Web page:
Was anger part of creation and redemption?
    Was there anger in the Garden of Eden? (Satan was there)
    Did anger come as result of the fall?

    God is Love! This stands on its own apart from what we believe and in this Jesus became “flesh” and immersed in our anger and displays a righteous human response so that we may come to see Father, Son and Holy Spirit’s forgiving love dimly in our healing souls in space/time.

    His reality of love becomes wrath for me as I stumble, fall, kick against the finished work of Jesus in my own disobedience and unbelief. jg

  3. Ben on

    Thanks for this openness John. My issues with anger and impatience are becoming more obvious as well, especially as a house-husband. God’s peace is becoming a more meaningful and desirable reality, although it’s often elusive.

  4. Boyd Merriman on

    John, that is what confession to one another is all about. If only we were that open, that honest.

    Many things in our lives we think we have control over, is only us hiding the truth that is in us and pretending in the eyes of others to be “good” and “perfect” and “without sin”. “Whoever says they are without sin, is a lier and the truth is not in them.”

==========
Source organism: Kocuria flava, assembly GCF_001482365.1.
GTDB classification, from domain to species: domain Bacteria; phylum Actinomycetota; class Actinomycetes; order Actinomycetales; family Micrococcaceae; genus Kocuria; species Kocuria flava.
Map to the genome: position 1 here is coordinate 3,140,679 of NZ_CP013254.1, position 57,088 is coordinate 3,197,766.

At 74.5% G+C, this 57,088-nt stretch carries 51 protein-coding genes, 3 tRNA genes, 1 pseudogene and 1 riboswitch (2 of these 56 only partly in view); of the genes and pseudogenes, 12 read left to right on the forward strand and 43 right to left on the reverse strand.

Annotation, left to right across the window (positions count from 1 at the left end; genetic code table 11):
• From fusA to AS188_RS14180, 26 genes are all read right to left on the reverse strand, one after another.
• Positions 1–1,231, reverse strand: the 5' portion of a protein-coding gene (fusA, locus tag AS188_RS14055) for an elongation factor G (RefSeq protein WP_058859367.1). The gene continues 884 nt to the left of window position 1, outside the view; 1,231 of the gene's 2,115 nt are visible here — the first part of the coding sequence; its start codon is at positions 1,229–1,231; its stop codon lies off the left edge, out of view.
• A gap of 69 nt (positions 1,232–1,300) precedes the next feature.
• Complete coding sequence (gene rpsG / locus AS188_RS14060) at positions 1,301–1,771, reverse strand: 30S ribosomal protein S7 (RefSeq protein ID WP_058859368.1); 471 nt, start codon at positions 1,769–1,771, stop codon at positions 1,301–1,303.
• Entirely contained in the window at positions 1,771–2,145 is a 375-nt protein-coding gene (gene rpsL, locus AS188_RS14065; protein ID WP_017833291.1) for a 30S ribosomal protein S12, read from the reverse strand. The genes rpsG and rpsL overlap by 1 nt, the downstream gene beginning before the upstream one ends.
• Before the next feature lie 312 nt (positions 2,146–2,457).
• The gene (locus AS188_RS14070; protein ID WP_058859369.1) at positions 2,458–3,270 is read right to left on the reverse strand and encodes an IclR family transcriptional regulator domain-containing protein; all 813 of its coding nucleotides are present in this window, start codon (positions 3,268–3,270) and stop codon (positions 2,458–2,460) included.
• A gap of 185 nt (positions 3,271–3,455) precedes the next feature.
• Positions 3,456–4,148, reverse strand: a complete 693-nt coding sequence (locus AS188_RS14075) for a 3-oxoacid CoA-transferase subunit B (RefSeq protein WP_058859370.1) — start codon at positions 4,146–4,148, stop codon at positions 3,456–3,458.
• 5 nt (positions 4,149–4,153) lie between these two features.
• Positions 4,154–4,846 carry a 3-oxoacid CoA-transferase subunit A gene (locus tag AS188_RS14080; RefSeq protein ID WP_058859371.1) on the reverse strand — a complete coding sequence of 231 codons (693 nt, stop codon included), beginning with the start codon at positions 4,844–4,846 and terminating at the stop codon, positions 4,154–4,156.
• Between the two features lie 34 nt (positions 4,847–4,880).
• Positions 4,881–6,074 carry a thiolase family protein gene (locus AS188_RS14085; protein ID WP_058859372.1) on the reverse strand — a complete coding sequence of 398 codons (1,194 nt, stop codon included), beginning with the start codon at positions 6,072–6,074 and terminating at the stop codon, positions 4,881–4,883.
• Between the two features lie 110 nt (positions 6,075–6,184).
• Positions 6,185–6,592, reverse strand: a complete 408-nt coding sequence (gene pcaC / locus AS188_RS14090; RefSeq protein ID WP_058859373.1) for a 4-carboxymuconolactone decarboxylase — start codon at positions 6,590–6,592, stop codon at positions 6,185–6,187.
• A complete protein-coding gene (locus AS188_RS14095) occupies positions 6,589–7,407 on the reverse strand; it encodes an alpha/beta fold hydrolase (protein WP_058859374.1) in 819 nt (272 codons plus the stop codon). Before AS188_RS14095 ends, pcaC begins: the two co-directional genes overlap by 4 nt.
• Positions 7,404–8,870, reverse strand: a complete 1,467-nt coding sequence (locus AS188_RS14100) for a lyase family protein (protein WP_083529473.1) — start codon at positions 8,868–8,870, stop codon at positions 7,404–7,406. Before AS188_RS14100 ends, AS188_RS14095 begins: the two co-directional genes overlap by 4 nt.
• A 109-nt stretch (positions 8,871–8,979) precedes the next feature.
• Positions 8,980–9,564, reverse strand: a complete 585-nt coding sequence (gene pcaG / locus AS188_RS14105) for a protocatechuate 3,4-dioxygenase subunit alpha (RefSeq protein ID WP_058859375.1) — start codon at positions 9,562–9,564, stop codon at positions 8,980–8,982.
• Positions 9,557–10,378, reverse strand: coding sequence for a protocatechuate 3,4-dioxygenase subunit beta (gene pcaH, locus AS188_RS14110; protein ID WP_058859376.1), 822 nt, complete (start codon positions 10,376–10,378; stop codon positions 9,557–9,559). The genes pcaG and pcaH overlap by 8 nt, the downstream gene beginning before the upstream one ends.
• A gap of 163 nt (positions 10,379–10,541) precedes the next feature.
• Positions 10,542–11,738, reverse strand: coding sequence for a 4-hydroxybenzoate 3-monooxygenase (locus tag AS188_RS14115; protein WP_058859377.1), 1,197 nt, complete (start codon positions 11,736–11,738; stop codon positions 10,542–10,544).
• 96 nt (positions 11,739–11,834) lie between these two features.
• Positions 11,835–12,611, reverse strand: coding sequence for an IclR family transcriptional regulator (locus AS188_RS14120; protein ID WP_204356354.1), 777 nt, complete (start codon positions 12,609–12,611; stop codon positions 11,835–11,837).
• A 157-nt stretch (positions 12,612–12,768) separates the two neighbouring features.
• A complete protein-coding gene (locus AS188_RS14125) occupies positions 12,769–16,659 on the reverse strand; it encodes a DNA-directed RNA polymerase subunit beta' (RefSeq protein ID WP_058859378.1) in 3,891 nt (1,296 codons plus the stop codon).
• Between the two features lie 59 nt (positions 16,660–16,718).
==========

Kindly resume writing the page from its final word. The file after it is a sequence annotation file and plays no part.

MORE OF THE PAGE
We do a lot of things that appear to be righteous, and the unrighteousness speaks so loud, the righteous cannot be heard.

    Thanks for the pointed reminder to look into our LIEves and let the Truth speak it out, and reveal it. Then and only then will the truth set us free.

    (Even as I write this and agree (amen) with it, I still fear and hold back truths within me. Oh wretched man that I am…)

    Boyd

  5. Michael William Smith on

    One of the best blog posts I have ever read! That is no joke. Thank you brother!

    • John on

      Wow, thanks! I find that the more open I am about the things I’m ashamed of, the less hold shame has on me.

  6. Kimberly Spyker on

    I so agree with Michael. It is wonderful to see such honesty and authenticity! Thank you, John for sharing! Cloud and Townsends’ books on Boundaries have really helped me with my anger over the years.

  7. tim parker on

    I really don’t see what the ‘fuss of anger’ is all about, for if we get angry, as long as we have the righteous anger of Jesus and ultimately let him deal with the darkness causing us to anger, then we can maintain control. The key is not to loose it, so we have that marvellous apparently contradiction in terms,situation of controlled anger. Just let it be..with Jesus, thus, as and when, …no problem eh?